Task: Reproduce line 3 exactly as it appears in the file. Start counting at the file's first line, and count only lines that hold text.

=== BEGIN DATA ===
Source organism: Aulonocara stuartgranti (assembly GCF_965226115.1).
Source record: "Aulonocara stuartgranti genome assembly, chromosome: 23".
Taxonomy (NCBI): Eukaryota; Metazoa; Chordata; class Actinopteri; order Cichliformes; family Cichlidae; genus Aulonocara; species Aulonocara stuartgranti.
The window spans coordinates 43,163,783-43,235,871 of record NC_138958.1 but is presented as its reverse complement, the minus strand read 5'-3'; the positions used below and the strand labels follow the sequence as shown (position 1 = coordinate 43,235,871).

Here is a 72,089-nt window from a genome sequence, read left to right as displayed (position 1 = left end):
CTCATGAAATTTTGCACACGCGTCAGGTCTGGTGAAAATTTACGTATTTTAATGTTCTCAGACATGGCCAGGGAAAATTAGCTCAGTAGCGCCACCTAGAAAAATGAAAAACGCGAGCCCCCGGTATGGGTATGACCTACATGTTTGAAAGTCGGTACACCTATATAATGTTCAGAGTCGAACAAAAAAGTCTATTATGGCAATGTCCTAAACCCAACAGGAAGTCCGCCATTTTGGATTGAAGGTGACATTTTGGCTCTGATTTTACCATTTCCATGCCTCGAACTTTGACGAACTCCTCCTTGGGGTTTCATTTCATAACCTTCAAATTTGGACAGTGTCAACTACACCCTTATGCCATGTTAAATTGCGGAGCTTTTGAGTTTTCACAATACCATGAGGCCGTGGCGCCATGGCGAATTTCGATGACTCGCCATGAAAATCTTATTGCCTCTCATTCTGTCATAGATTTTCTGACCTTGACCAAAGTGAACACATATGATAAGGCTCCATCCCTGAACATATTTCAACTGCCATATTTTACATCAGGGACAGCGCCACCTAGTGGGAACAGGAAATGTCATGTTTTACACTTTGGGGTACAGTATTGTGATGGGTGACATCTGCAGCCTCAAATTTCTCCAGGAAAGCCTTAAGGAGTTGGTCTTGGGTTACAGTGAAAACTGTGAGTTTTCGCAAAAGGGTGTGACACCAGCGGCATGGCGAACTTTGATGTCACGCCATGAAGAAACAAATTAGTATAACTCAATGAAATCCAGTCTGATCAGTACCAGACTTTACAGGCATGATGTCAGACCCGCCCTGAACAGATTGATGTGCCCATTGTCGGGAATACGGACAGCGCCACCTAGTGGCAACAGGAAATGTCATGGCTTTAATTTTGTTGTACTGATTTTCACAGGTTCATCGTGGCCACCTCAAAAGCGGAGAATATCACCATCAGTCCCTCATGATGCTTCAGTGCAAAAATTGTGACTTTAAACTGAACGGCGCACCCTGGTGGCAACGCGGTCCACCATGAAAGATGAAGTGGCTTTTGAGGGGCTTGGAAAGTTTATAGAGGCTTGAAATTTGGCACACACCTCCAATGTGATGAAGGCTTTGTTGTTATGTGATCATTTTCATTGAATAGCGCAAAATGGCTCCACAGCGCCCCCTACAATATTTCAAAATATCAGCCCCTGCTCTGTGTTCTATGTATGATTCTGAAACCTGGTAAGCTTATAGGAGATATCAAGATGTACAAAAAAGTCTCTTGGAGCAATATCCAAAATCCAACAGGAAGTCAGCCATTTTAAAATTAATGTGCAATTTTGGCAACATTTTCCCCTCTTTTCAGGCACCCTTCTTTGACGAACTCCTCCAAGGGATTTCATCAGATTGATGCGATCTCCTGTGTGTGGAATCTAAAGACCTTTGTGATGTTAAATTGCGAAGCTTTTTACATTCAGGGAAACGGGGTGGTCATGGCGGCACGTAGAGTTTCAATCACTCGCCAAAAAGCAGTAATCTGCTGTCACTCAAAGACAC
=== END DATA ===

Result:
Taxonomy (NCBI): Eukaryota; Metazoa; Chordata; class Actinopteri; order Cichliformes; family Cichlidae; genus Aulonocara; species Aulonocara stuartgranti.